Chirripó National Park($15 admission two days, $15 each extra day) protects 50,150 hectares of high-elevation terrain surrounding Cerro Chirripó (3,819 m), Costa Rica’s highest peak. The park is contiguous with La Amistad International Park  to the south; together they form the Amistad-Talamanca Regional Conservation Unit. Flora and fauna thrive here relatively unmolested by humans.
One remote section of the park is called Savannah of the Lions, after its large population of pumas. Tapirs and jaguars are common, though rarely seen; the forests also protect several hundred bird species. Cloud forest, above 2,500 meters, covers almost half the park, which features three distinct life zones. The park is topped off by subalpine rainy páramo, marked by contorted dwarf trees and marshy grasses.
Cerro Chirripó was held sacred by pre-Columbian peoples. Tribal leaders and shamans performed rituals atop the lofty shrine; lesser mortals who ventured up Chirripó were killed.
Just as Sir Edmund Hillary climbed Everest “because it was there,” so Chirripó lures the intrepid who seek the satisfaction of climbing to the Chirripó summit . Many Ticos choose to hike the mountain during the week preceding Easter, when the weather is usually dry. Avoid holidays, when the huts may be full. The hike from San Gerardo ascends 2,500 meters and is no Sunday picnic but requires no technical expertise. The trails are well marked but steep and slippery.
The park service is pushing the lesser-known Herradura trail (minimum three days/two nights), via Paso de los Indios, with the first night atop Cerro Urán.
The weather is unpredictable—dress accordingly. When the bitterly cold wind kicks in, the humidity and wind-chill factor can drop temperatures to freezing. Rain is always a possibility, even in “dry season,” and a short downpour usually occurs mid-afternoon. Fog is almost a daily occurrence at higher elevations, often forming in midmorning. Temperatures can fall below freezing at night. February and March are the driest months.
The mountain plays host to the annual Carrera Internacional Campo Traviesa de Chirripó (www.carrerachirripo.com ) each February, a rugged race to the top and back!
No guides are required for hiking the Termómetro trail, but they are compulsory for the Herradura trail. The communities of San Gerardo and Herradura run an association of guides and porters (arrieros, tel. 506/2742-5225). Prices are fixed at $60 per day, with a 35-pound limit per porter. If you want to attempt the Herradura trail, check with the pulpería (tel. 506/742-5066) in Herradura.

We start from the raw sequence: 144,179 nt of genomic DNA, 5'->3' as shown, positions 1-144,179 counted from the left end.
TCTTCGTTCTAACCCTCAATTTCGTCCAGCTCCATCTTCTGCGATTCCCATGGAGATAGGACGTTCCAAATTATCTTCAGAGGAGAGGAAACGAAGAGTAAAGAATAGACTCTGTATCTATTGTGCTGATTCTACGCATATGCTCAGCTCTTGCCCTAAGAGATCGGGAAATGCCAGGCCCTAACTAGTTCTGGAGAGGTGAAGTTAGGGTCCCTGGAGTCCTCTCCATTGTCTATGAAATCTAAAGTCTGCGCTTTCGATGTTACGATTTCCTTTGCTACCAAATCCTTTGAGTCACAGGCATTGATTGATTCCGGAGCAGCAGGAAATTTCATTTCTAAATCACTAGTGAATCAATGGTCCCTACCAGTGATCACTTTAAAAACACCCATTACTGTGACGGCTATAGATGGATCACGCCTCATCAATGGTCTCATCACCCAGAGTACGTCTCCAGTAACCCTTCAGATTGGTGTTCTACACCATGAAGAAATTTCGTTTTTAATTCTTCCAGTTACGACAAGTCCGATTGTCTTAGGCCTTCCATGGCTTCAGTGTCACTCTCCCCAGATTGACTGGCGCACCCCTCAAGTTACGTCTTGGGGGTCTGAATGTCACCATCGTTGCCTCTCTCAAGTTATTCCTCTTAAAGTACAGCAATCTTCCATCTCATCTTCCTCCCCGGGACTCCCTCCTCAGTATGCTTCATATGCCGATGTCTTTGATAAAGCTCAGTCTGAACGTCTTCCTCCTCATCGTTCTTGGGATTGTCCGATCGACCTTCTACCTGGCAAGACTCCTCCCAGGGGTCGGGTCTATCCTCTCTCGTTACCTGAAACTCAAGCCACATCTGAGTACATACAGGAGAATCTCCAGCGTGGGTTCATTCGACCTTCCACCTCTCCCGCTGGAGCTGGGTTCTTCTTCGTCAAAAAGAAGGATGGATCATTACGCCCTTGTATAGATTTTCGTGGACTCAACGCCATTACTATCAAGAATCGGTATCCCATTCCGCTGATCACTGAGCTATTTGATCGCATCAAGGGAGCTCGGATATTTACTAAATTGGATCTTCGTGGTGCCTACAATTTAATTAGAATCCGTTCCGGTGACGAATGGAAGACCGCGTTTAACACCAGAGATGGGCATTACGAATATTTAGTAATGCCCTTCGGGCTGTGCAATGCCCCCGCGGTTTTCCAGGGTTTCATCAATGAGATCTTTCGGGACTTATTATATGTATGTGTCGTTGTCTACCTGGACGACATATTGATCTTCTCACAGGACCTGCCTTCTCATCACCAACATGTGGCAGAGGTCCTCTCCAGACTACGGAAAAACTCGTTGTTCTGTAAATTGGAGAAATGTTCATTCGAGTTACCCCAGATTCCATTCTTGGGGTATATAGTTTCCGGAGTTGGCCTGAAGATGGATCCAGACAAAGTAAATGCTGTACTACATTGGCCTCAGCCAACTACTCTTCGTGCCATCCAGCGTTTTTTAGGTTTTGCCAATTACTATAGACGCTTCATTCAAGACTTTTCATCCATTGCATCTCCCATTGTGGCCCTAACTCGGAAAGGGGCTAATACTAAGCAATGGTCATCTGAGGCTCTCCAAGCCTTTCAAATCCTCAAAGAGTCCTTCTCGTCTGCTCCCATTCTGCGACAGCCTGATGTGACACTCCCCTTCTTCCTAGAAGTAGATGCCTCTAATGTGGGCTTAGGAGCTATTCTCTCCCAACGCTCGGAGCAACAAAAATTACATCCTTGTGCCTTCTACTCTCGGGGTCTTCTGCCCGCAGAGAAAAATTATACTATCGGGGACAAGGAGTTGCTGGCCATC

You can rent tents, stoves, sleeping bags, and other equipment at Roca Dura and Cabinas del Descanso; stoves are permitted only within the Los Crestones hut. Be sure to bring the following:
There’s a cave refuge halfway up the mountain, and an open-air hut, Refugio Llano Bonito, with a one-night limit ($5). The main lodge—Centro Ambientalista El Páramo (tel. 506/2206-5080, $10 pp per night), “Los Crestones”—is 14 kilometers from the trailhead and has four bunks (with foam pads) to each of 15 rooms, and shared bathrooms with lukewarm showers, a communal kitchen, and solar-powered electricity 6–8 P.M. You can reserve meals; otherwise, you need to cook for yourself.
Camping is not permitted except at Camping Chirripó, 10 kilometers from the trailhead on the Herradura trail (eight people maximum; reservations are required).
The ranger station (tel. 506/2742-5083 or 2200-5348, 6:30 A.M.–4:30 P.M. daily) in San Gerardo de Rivas has toilets. If you plan on going solo, consider buying the 1:50,000 topographical survey (sections 3444 II San Isidro and 3544 III Durika) in advance; if you plan on hiking to nearby peaks, you may also need sections 3544 IV Fila Norte and 3444 I Cuerici, available from the Instituto Geográfico Nacional in San José.
Only 40 visitors are allowed within the park at any one time. Only 10 spaces daily are available for people arriving without reservations; the other 30 spaces are for people with reservations. Reservations (tel. 506/2742-5083) are accepted Monday–Friday only, to be prepaid via the Banco Nacional. Experienced hikers recommend showing up anyway, as there are usually some no-shows.
Costa Rica Trekking Adventure (tel. 506/2771-4582, www.chirripo.com ), in San Isidro, offers guided treks.